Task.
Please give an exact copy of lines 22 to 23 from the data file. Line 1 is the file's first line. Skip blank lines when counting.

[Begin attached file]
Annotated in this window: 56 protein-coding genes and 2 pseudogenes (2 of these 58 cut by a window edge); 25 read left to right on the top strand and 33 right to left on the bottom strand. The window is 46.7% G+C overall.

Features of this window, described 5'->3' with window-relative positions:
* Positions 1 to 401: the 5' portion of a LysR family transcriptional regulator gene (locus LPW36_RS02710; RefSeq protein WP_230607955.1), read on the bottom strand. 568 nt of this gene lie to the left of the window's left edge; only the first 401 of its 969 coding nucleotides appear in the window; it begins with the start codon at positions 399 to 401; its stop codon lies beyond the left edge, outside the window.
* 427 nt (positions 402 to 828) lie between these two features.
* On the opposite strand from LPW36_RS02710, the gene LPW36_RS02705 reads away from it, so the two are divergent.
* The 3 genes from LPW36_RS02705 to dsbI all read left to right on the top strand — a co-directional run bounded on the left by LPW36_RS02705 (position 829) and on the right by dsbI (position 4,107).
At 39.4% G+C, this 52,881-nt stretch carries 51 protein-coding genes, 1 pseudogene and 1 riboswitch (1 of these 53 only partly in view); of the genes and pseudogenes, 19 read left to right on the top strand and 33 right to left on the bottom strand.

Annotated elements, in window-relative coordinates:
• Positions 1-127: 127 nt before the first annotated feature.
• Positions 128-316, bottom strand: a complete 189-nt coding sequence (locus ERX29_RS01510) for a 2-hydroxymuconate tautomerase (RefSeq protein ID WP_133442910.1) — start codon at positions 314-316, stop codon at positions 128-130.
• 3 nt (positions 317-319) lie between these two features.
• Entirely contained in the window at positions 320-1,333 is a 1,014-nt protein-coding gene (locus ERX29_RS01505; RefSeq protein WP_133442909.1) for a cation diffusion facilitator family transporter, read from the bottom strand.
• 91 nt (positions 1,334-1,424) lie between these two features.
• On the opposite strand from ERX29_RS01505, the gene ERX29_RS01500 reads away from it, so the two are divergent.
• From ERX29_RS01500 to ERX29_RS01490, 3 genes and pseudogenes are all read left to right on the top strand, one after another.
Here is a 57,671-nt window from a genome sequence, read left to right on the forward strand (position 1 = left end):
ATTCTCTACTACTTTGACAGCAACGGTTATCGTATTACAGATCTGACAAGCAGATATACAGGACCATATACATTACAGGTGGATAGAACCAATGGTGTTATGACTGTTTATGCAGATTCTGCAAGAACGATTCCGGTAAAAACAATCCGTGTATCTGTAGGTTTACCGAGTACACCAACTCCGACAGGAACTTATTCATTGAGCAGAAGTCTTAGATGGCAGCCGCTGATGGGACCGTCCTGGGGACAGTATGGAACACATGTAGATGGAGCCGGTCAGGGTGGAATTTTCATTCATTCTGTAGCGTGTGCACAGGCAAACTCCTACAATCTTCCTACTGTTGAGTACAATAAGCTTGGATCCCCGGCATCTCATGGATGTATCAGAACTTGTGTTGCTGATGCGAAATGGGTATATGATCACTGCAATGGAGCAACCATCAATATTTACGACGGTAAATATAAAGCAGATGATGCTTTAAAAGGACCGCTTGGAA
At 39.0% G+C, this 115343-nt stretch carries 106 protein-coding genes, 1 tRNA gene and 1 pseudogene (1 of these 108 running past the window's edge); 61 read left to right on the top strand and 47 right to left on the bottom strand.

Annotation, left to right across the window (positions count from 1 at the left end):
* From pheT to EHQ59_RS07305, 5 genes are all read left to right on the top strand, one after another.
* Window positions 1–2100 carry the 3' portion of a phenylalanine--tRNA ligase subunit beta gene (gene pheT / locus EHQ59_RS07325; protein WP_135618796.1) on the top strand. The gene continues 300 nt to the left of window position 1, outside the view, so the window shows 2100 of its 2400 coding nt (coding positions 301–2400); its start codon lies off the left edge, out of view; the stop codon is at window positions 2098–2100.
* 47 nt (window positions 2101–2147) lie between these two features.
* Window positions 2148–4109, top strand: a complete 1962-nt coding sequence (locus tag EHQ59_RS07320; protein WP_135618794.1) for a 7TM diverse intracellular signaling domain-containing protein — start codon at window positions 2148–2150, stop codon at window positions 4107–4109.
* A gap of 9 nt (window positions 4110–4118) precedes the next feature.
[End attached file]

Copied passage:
* 47 nt (window positions 2101–2147) lie between these two features.
* Window positions 2148–4109, top strand: a complete 1962-nt coding sequence (locus tag EHQ59_RS07320; protein WP_135618794.1) for a 7TM diverse intracellular signaling domain-containing protein — start codon at window positions 2148–2150, stop codon at window positions 4107–4109.